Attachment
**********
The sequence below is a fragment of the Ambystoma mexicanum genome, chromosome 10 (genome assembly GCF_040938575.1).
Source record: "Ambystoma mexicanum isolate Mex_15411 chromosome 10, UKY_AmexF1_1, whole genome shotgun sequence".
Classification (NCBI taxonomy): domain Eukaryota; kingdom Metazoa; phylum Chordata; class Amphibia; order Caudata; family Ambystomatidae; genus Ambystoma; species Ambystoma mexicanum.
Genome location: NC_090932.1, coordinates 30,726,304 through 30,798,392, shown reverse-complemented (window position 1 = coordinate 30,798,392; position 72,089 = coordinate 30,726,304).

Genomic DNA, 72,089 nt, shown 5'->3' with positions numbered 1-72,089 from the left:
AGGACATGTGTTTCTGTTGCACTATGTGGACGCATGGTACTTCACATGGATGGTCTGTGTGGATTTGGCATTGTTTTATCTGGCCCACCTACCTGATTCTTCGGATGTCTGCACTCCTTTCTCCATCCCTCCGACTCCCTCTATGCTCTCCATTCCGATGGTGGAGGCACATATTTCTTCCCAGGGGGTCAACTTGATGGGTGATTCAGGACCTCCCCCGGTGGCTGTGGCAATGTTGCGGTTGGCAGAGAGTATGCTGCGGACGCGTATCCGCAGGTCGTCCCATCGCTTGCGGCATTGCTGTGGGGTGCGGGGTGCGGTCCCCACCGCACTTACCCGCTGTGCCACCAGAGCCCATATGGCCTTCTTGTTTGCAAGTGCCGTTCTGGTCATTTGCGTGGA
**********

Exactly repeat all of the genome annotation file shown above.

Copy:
The sequence below is a fragment of the Ambystoma mexicanum genome, chromosome 10 (genome assembly GCF_040938575.1).
Source record: "Ambystoma mexicanum isolate Mex_15411 chromosome 10, UKY_AmexF1_1, whole genome shotgun sequence".
Classification (NCBI taxonomy): domain Eukaryota; kingdom Metazoa; phylum Chordata; class Amphibia; order Caudata; family Ambystomatidae; genus Ambystoma; species Ambystoma mexicanum.
Genome location: NC_090932.1, coordinates 30,726,304 through 30,798,392, shown reverse-complemented (window position 1 = coordinate 30,798,392; position 72,089 = coordinate 30,726,304).

Genomic DNA, 72,089 nt, shown 5'->3' with positions numbered 1-72,089 from the left:
AGGACATGTGTTTCTGTTGCACTATGTGGACGCATGGTACTTCACATGGATGGTCTGTGTGGATTTGGCATTGTTTTATCTGGCCCACCTACCTGATTCTTCGGATGTCTGCACTCCTTTCTCCATCCCTCCGACTCCCTCTATGCTCTCCATTCCGATGGTGGAGGCACATATTTCTTCCCAGGGGGTCAACTTGATGGGTGATTCAGGACCTCCCCCGGTGGCTGTGGCAATGTTGCGGTTGGCAGAGAGTATGCTGCGGACGCGTATCCGCAGGTCGTCCCATCGCTTGCGGCATTGCTGTGGGGTGCGGGGTGCGGTCCCCACCGCACTTACCCGCTGTGCCACCAGAGCCCATATGGCCTTCTTGTTTGCAAGTGCCGTTCTGGTCATTTGCGTGGA